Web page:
Contact Legal & Compliance LLC. Technical inquiries are always encouraged.

Follow me on Facebook, LinkedIn, YouTube, Google+, Pinterest and Twitter.

Legal & Compliance, LLC makes this general information available for educational purposes only. The information is general in nature and does not constitute legal advice. Furthermore, the use of this information, and the sending or receipt of this information, does not create or constitute an attorney-client relationship between us. Therefore, your communication with us via this information in any form will not be considered as privileged or confidential.

This information is not intended to be advertising, and Legal & Compliance, LLC does not desire to represent anyone desiring representation based upon viewing this information in a jurisdiction where this information fails to comply with all laws and ethical rules of that jurisdiction. This information may only be reproduced in its entirety (without modification) for the individual reader’s personal and/or educational use and must include this notice.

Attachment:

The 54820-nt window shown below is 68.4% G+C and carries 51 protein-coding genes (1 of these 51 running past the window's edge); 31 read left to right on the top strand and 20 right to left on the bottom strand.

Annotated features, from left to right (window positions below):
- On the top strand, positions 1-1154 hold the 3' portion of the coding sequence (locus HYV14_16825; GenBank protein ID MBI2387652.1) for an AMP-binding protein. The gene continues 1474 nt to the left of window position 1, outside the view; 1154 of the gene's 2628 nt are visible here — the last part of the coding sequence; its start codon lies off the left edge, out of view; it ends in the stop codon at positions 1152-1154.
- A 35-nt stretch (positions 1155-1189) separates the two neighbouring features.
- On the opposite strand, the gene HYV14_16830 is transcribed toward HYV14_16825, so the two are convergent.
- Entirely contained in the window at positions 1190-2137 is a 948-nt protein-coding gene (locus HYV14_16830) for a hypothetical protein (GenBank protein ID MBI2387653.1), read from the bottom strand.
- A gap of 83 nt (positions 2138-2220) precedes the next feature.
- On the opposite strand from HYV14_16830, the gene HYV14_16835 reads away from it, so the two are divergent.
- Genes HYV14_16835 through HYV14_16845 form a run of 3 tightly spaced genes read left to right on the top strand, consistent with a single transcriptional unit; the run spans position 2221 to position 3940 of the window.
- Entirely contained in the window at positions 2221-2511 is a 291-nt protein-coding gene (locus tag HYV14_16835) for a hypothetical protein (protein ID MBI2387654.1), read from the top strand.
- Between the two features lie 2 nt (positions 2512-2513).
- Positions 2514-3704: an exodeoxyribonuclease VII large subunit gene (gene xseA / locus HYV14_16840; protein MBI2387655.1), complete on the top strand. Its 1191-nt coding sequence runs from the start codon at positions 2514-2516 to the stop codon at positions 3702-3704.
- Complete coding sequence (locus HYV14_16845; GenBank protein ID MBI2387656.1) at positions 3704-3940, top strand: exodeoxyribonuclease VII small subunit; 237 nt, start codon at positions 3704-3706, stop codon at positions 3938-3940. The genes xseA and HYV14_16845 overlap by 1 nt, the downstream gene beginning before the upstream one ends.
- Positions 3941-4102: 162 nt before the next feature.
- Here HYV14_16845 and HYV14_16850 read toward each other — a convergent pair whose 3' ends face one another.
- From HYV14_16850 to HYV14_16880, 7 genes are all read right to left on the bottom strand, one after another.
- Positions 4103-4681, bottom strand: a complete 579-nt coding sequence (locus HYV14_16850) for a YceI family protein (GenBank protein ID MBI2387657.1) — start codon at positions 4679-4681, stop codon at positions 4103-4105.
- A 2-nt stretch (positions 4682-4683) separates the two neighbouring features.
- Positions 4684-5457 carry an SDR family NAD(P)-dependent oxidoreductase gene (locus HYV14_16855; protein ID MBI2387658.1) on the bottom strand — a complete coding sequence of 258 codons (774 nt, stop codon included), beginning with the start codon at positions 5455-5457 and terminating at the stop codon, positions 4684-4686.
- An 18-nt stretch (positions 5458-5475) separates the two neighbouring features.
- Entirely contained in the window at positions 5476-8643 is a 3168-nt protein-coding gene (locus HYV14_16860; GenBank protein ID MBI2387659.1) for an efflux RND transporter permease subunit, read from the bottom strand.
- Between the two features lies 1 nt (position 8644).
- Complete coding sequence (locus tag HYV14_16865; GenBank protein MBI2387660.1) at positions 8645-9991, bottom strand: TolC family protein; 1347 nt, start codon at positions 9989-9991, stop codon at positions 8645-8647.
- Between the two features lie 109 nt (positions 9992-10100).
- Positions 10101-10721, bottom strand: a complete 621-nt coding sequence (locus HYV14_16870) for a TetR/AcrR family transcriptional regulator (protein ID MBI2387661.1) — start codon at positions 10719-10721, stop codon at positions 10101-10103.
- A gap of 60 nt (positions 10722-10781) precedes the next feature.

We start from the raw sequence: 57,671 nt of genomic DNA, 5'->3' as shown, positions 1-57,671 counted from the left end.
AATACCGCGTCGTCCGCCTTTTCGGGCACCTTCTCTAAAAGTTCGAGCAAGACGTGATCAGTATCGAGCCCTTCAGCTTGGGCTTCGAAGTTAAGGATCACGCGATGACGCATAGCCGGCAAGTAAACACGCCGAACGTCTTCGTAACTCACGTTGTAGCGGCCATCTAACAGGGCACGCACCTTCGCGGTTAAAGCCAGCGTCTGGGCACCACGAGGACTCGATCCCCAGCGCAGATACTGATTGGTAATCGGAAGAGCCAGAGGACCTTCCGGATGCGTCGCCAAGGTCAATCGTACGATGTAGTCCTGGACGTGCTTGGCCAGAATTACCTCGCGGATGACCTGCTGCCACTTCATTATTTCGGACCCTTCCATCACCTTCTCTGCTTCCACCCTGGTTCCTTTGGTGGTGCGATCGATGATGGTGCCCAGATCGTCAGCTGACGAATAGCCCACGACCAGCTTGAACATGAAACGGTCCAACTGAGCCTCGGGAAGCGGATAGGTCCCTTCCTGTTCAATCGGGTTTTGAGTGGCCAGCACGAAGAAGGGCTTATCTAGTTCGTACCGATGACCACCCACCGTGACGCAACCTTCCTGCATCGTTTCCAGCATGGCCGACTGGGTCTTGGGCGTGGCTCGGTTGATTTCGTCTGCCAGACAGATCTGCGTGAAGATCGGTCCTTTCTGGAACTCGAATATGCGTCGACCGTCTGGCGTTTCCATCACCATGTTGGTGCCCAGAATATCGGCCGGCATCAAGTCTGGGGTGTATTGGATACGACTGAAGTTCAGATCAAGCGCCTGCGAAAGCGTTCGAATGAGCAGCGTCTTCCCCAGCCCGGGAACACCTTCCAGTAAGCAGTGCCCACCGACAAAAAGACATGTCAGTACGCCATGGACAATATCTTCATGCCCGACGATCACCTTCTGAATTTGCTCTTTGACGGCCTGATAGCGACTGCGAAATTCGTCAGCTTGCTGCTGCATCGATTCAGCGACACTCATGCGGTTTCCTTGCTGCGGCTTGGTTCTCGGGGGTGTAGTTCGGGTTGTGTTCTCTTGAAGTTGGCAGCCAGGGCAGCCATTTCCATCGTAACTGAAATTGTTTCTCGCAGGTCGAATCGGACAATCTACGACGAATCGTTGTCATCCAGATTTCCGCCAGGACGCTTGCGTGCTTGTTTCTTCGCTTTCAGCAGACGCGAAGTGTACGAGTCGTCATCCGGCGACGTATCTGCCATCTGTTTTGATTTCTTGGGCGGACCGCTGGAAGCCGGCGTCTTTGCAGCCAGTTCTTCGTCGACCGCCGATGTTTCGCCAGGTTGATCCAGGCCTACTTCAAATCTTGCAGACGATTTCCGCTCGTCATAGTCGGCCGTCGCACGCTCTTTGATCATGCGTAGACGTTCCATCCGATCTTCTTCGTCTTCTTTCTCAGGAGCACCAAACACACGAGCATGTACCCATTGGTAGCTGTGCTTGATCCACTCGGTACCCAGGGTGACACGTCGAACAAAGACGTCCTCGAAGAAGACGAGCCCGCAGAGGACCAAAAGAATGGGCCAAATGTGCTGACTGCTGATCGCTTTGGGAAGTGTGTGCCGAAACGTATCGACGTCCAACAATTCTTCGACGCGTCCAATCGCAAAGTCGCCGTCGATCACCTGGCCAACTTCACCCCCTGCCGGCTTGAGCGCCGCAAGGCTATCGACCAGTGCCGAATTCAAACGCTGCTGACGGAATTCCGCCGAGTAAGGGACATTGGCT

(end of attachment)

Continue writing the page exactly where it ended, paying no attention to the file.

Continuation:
© Legal & Compliance, LLC 2017

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  • Contact Information

    Laura Anthony, Attorney
    Legal & Compliance, LLC
    330 Clematis Street, Ste. 217
    West Palm Beach, FL 33401

    Toll Free: 1.800.341.2684
    Phone: 561.514.0936
    Fax: 561.514.0832